Main Street – 177

Potter’s Folly

S. Potter purchased the residence in 1836. He was a lumber merchant from New York. He tried to establish a boarding school in the building but was unsuccessful.  This home was possibly called “Potter’s Folly” because of these failed plans.  Others believe it was called this because of the extravagance of the building and interior decoration.

Later, Dr. Alfred B. Dayton used it as an office in 1852 until his death in 1870.  It was later occupied by his son, Rens W. Dayton, a lawyer.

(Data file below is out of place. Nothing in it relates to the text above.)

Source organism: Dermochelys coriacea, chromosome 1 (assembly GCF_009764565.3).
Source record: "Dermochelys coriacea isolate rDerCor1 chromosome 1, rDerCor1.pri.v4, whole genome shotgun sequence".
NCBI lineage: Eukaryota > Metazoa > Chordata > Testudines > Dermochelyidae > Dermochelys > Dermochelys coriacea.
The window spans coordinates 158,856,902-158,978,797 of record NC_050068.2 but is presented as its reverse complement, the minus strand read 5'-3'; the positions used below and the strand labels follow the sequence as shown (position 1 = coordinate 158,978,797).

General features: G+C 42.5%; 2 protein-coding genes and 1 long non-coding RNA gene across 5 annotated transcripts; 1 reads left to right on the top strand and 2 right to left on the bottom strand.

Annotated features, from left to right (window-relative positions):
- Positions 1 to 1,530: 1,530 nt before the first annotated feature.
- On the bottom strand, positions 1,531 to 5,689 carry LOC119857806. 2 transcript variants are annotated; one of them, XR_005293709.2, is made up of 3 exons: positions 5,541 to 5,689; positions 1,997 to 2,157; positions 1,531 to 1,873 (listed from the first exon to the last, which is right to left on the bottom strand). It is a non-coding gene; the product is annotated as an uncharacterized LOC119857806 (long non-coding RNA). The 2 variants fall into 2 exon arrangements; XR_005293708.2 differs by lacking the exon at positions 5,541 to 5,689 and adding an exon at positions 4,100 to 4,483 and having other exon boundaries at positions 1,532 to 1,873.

177-main-warneHezekiah “Kit”’ Warne purchased the residence in 1907. He was a member of the Madison Transportation Company that operated a freight route between Cheesequake creek and New York. He died in 1922 and is buried in Rose Hill cemetery.

177-main-voorheesJames and Emily Voorhees moved here in 1923. Emily had inherited the residence. Her husband James was Vice President of the Farmers and Merchants National Bank.

Architectural Notes

Built c. 1830. Greek Revival with modifications.  Brick with sandstone sills. Frieze has grates with “S” Pattern, triglyphs and panels. 6/6 Sash windows.  This structure formally had a front porch, stone steps with cast iron balustrade.


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Barry Orr


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